Results suggesting population-wide colonoscopy screening isn’t as effective as previously estimated have surprised many.
Surprisingly low results in the first RCT to measure effectiveness of colonoscopy as a population screening tool have elicited strong reactions and raised questions about conclusions drawn when only 42% of those invited to screen actually did so.
The NordicICC randomised control study, Effect of Colonoscopy Screening on Risks of Colorectal Cancer and Related Death, was published in the NEJM last week. It involved almost 85,000 people in Norway, Poland and Sweden, some of whom received an invitation to have a colonoscopy.
The researchers found that colonoscopy reduced the risk of colorectal cancer by only 18% over 10 years and did not significantly reduce the risk of death from CRC. In order to prevent one case, 455 people would need to be invited to screen. Additional per-protocol analysis – a statistical method for estimating the effect had all the invitees accepted – brought the figures to 31% and 50% respectively.
But previous observational studies had estimated incidence to be reduced by 40-69% and mortality by 29-88% – much higher numbers than those reported in this research. The authors said their results suggested colonoscopy screening might not be much better than sigmoidoscopy at reducing the risk of colorectal cancer.
Commentary in the NEJM posed several reasons why effectiveness may have been underestimated – less acceptance of the procedure than in other countries like the US, not enough time elapsed to see long-term benefit, poor adenoma detection rates for individuals performing the colonoscopies, and a tendency in one of the countries, Poland, for high-risk people to accept the invitation to screen.
“It’s a great study if you’re testing how effective a rollout of a nation-wide colonoscopy screening program is going to be, but it’s not a great measure of benefit for an individual or for a clinician trying to decide whether or not to recommend their own patient for a colonoscopy,” said Professor Mark Jenkins, director of the Centre for Epidemiology & Biostatistics at the University of Melbourne.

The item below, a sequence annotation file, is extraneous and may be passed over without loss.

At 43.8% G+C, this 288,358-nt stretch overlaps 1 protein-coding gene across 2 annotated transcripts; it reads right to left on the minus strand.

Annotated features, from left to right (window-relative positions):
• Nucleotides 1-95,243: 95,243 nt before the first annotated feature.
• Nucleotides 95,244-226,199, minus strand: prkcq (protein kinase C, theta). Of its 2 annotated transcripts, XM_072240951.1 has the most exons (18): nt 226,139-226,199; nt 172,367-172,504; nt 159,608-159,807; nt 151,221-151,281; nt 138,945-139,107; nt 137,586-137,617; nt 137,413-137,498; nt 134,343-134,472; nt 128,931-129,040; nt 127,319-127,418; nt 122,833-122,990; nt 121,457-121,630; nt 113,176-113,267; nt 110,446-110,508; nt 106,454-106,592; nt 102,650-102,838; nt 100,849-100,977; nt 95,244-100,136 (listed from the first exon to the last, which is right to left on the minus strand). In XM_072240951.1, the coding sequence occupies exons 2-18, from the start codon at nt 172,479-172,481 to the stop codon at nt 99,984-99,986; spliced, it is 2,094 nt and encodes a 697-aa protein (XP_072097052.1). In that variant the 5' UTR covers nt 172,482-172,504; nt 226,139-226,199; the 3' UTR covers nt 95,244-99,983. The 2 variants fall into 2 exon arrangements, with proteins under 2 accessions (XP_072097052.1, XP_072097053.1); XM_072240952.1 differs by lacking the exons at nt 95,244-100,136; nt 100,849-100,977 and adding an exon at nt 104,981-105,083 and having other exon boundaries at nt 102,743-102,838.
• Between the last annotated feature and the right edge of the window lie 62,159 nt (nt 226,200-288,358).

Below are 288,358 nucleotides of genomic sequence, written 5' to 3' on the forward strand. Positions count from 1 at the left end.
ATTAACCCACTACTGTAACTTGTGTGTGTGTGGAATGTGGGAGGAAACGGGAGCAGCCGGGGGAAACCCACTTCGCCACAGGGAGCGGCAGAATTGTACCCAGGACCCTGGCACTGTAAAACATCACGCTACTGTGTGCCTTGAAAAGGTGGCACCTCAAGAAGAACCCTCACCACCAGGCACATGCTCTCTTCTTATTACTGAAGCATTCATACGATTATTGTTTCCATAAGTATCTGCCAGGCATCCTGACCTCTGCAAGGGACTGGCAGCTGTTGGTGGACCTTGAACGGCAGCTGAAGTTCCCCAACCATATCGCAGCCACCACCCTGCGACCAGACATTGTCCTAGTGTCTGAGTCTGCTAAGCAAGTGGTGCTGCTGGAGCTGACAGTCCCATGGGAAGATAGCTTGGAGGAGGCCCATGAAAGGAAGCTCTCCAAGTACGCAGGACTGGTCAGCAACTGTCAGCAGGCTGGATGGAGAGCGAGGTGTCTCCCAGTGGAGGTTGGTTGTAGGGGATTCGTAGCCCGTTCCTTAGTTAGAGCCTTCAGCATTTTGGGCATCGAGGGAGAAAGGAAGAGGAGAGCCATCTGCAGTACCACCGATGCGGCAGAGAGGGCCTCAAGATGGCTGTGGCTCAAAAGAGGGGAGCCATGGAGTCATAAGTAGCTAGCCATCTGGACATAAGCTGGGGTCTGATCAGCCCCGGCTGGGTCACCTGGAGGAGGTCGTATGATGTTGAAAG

“I think the per protocol analysis, which is the most favourable light you can put on this study, still indicates that it is not cost effective compared to our current program.”
As many have pointed out, the study’s main problem was that only 42% of the group randomised to have a colonoscopy actually had one, “so it’s a test of invitation to have a colonoscopy rather than a test of the colonoscopy itself,” the cancer epidemiologist told Oncology Republic.
That number is very similar to Australia’s National Bowel Screening Program participation rate, reported at 43.5% in 2021 by the Australian Institute of Health and Welfare. The screening rate for Aboriginal and Torres Strait Islander People is only 27% and for people from culturally and linguistically diverse background it’s as low as 25%.
The faecal immunochemical test (FIT) is sent to every Australian aged 50-74, every two years. It’s not known why more people don’t take the test, said Professor Jenkins, who is leading a program to decrease bowel cancer in Australia by increasing participation rates in the screening program.
“I’d be very surprised if you got a 42% uptake in Australia for a national colonoscopy program, given that you only get around that for the FIT home test kit, which is less involved,” he said.
Offering a one-off colonoscopy was considered as an option when the Australian program was first being investigated, said Professor Jenkins, but the FIT tests were more cost-effective at $25 compared to around $1000 for a colonoscopy. The tests detect up to 85% of cancers and only people who get a positive result, around 7% of those who test, are referred for colonoscopy.
However, the program only works if people actually take part. “If you’re not screening, you’re not getting any benefit,” Professor Jenkins pointed out. “That’s the problem.”